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Author Topic: low frequency vibration sensor, mechanical  (Read 1983 times)
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Sao Paulo - Brazil
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Hi there!
I'm trying without much successful to measure mechanical vibrations at low frequencies, for example, people moving on a concrete ramp, or  cars moving on the street creating small vibrations on the floor. I've tried several piezo elements but I think I need a better current amplifiers for these elements.
Anyway, does anybody has tried it before? do you have any idea of circuit or sensors?

thanks
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Phoenix, Arizona USA
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Basically, you're wanting a seismic sensor or seismic detector; Forrest M. Mims III describes how to build such a homebrew device in his Engineer's Mini-Notebook "Science Projects"; this particular mini-notebook is out of print, but it might still be described in this newer edition:

http://www.amazon.com/Science-Communication-Circuits-Projects-Forrest/dp/0945053320

Essentially, it involved suspending a magnet using 2-4 feet of wire or nylon fishing line from a fixed sturdy beam in your house. This magnet was then suspended above a pickup coil made from the coil of a telephone pickup, or a 9-volt relay; the voltage induced in the coil as the magnet swung from seismic events would then drive a 741, which was cascaded to a second 741, which would then cause an LED to flash. It was also suggested that for a permanent installation, to bolt (using L-brackets) a piece of 2-4 foot metal or plastic pipe to concrete, put the magnetic pickup in the bottom, drill an "observation port" in the side of the pipe near the magnet, and suspend the line from a pipe cap on the upper end.

I suppose if you built such a thing, it could be interfaced to an analog input on the Arduino in some manner, to record voltage swings.

Something else you could do, along the same lines:

Get three cheap 6-8 inch bass speakers, and carefully cut away the speaker cones (don't cut the lead-in wires to the coil!) leaving 3-4 "strips" running from the coil to the cone edge (you might try cutting the entire cone away, leaving the coil suspended by the "spider"). Using epoxy, mount a large mass to the center coil, keeping it well centered. A good mass would be round lead fishing weights (if you have the means, recasting the lead-weights into a proper round shape would be best - takes nothing more than a steel pipe-cap, a propane torch, and a simple sand cast mold). You want them to be fairly heavy, but not so heavy they can warp the spider on the speaker (causing the coil to rub against the permanent magnet).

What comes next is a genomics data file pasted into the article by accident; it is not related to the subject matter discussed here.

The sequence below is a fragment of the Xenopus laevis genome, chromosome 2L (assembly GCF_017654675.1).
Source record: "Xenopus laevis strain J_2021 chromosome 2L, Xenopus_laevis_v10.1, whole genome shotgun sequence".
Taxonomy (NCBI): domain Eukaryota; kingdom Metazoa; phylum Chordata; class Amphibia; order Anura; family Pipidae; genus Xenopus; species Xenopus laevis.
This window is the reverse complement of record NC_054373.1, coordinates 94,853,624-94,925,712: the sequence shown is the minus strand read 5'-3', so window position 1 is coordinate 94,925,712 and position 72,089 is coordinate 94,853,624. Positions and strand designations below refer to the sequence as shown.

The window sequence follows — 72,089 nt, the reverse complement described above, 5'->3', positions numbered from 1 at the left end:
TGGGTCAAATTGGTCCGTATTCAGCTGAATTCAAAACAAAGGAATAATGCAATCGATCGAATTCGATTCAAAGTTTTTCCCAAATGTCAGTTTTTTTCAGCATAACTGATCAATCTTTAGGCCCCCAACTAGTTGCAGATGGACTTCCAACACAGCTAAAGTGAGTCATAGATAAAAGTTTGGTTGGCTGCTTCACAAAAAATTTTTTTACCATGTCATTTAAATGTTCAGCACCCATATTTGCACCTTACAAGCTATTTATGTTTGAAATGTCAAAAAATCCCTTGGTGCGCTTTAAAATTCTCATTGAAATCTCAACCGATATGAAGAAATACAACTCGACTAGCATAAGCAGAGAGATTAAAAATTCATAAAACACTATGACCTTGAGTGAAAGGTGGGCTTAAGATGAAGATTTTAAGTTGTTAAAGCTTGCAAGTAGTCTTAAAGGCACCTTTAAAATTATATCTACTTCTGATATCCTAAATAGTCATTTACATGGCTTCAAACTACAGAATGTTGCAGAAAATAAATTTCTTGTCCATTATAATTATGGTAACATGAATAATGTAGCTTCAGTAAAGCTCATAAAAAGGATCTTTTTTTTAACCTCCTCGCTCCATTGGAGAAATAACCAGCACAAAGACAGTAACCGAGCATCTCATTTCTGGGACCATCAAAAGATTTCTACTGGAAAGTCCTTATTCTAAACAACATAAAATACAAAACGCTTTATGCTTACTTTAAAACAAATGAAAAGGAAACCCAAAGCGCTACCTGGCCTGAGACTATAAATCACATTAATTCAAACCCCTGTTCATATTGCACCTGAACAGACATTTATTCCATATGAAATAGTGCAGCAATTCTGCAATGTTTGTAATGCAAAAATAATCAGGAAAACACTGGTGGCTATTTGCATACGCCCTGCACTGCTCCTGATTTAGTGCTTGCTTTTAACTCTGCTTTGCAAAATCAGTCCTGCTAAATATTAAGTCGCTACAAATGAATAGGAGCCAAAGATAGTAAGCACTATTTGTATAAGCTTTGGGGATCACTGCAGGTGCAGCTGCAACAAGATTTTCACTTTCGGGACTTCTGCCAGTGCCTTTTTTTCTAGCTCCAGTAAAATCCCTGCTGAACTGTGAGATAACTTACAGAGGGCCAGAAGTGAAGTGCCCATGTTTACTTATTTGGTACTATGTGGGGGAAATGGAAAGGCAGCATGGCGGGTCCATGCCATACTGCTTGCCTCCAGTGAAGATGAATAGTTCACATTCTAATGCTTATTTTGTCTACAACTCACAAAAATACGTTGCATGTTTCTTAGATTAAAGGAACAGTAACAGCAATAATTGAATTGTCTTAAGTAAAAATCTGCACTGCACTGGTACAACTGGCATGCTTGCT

Make a 3-side steel corner from four pieces of 12 inch x 12 inch plate steel (ok, you'll need to weld some), plates should be orthogonal to each other. Then mount the speakers to each plate, with the baskets facing inward (use epoxy). The whole steel plate construction should then be bolted to the concrete floor, with one of the vertical speaker axis along a north/south line, the other along an east/west line, the third facing up, of course - these will be your x/y/z axes.

You'll need to use a similar 741 or other op-amp system to amplify the voltage produced by each speaker, but from there, you can read using the Arduino and the analog pins the three voltage levels, and be able to sense the vibrations in three dimensions. Three (or more) such sensors, spaced widely apart (as in hundreds or thousands or more feet apart) could be used (maybe?) to triangulate the source of vibrations.

The basic idea, though, is the detector is a device whereby a mass is suspended and moves independently of a detector of some sort (in this case, the mass is a magnet/lead weight combo, and the detector is a coil - the the mass could be anything, and the detector nearly anything - you could even do an optical sensor if you wanted; I imagine there are other methods possible as well). The biggest problem with detecting such vibrations is that the sensor needs to be relatively large, and bolted/mounted to something relatively stable (bedrock is ideal, but if you can't mount to that, then a concrete foundation is the next best thing).

Good luck with your project, and I hope this helps...

smiley
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Sao Paulo - Brazil
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that's exactly what I was looking for,  I found so many videos of the sensitivity of this device, for example
I'll try do build it following the instructions!
Anyway I'm going to buy one of these!..

thanks! 
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Phoenix, Arizona USA
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For $20 you can buy the real thing (a geophone).  http://www.bgmicro.com/geophone.aspx
You will never be able to reproduce something like that DIY. Even for $40 or $60 or $80

Yeah, but where's the DIY spirit in that?

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Sao Paulo - Brazil
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yeah, I agree!

ps.: I didn't noticed but the sensors sold on the website are kind of second hand!

Quote
...These geophones are pulled from working equipment but are re-certified from distributor and guaranteed...
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